Tsuyoshi Kikukawa, the former Olympus chairman, has pleaded guilty to charges of falsifying accounts and covering up losses of $1.7bn, in a trial that begins on Tuesday.
Kikukawa, along with two other former executives, as well as the company itself, filed a guilty plea in Tokyo District Court.
A former former chief executive, Michael Woodford, brought to light the financial irregularities by the three men who were hiding the losses.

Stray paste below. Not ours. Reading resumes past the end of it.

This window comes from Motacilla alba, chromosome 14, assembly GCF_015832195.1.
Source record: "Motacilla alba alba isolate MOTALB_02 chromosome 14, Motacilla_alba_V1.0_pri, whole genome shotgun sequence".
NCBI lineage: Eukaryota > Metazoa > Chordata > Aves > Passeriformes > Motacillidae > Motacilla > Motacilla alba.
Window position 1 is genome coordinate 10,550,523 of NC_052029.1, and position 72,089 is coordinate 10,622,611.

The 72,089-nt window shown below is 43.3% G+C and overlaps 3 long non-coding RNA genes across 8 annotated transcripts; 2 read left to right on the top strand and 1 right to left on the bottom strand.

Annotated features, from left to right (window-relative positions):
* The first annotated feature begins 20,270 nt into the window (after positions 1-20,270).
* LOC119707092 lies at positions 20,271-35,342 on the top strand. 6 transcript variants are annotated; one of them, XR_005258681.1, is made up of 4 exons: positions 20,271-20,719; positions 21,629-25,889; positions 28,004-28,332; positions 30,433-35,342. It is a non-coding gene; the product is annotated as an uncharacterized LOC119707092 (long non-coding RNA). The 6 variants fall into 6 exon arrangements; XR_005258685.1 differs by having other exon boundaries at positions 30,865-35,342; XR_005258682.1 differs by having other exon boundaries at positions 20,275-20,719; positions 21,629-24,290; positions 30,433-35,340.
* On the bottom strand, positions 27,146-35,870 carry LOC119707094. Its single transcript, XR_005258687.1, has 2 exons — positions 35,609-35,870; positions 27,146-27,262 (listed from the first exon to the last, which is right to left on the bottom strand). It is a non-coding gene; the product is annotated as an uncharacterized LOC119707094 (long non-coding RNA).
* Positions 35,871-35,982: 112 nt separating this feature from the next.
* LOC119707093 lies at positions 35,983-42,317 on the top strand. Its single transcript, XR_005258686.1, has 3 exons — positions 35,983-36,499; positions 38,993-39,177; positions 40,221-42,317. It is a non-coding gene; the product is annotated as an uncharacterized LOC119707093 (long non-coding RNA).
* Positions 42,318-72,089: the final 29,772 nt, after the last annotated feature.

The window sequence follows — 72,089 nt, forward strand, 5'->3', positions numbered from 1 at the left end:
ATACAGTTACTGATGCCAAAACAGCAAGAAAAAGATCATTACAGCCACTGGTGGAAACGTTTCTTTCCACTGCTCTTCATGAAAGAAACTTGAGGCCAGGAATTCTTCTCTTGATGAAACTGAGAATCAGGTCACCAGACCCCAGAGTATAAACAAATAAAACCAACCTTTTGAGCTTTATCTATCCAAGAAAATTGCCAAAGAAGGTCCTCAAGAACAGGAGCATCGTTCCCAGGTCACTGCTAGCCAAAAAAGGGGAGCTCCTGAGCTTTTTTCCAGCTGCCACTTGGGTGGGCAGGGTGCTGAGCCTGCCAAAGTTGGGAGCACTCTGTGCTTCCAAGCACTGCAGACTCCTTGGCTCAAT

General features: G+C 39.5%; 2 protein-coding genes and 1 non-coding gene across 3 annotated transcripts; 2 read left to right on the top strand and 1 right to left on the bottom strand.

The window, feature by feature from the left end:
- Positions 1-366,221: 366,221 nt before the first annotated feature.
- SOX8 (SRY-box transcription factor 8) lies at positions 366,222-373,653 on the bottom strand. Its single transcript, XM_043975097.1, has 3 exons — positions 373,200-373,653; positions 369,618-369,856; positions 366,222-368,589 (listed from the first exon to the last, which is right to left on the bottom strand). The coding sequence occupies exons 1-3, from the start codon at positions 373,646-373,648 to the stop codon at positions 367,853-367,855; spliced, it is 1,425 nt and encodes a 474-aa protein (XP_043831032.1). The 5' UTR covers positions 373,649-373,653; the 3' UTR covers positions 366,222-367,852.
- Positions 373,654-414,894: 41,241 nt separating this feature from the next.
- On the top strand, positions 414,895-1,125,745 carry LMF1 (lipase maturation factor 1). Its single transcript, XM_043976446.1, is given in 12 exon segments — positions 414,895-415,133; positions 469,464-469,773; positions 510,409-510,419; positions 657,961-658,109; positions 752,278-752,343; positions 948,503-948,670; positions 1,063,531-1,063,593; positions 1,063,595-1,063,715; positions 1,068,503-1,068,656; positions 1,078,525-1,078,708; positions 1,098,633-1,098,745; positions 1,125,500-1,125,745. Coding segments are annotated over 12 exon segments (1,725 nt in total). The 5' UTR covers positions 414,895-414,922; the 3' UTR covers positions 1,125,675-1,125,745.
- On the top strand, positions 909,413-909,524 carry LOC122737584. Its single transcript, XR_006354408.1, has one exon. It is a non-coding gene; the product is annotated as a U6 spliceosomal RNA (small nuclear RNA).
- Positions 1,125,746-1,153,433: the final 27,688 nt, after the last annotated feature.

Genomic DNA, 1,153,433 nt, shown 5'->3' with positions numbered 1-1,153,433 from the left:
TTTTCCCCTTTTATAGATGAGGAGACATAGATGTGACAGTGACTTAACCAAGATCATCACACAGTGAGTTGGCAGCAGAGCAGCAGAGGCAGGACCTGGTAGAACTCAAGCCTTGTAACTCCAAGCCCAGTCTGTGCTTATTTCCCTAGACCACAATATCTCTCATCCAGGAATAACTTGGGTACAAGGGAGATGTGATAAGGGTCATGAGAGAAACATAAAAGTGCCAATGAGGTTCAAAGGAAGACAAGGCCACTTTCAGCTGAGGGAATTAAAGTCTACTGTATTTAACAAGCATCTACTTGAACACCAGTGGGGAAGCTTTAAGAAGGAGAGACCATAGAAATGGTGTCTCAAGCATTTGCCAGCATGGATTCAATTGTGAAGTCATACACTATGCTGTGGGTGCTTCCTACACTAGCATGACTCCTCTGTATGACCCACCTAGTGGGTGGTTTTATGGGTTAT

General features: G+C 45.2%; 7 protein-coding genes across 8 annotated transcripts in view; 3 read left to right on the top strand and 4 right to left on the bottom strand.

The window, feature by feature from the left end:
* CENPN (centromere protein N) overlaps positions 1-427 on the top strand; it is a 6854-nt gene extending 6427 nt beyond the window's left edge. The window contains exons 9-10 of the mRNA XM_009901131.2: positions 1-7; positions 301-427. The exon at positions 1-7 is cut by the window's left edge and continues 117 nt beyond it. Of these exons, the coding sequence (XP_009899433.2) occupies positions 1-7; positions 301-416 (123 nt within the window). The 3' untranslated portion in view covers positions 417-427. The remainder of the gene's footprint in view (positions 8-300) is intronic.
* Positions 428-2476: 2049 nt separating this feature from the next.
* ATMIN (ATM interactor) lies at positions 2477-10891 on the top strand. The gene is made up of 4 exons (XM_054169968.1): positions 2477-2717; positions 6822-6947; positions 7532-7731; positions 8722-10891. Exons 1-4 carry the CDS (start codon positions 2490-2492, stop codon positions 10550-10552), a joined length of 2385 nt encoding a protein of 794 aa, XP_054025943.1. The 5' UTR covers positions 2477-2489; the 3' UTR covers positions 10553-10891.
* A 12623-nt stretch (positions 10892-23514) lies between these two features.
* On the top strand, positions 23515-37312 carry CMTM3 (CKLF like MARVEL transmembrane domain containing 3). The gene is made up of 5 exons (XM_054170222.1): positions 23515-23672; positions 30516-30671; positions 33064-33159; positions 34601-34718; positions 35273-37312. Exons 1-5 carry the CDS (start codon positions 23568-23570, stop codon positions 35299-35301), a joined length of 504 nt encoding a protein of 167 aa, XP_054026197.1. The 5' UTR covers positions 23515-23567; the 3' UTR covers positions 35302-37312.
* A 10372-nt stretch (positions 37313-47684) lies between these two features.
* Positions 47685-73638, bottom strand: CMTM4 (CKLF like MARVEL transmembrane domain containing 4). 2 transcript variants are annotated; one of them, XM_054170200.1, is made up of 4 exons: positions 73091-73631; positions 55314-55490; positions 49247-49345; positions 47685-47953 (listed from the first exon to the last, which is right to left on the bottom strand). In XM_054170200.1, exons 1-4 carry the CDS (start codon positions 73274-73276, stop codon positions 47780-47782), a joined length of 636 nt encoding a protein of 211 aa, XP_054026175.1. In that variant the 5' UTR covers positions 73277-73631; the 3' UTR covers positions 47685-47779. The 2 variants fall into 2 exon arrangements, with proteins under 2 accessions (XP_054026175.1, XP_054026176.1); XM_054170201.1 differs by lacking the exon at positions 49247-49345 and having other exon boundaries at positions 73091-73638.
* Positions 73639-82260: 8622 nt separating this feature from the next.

"There is no mistake. The entire responsibility lies with me," Kikukawa said in the court.
The scandal was revealed when Woodford, the British chief executive, was dismissed from his post last year after he challenged Kikukawa and the board over suspiciously large payments related to acquisitions.
Kikukawa, former executive vice president Hisashi Mori and former auditing officer Hideo Yamada, were arrested in February and later indicted on suspected violation of the Financial Instruments and Exchange Act.
They could face as much as 10 years in jail.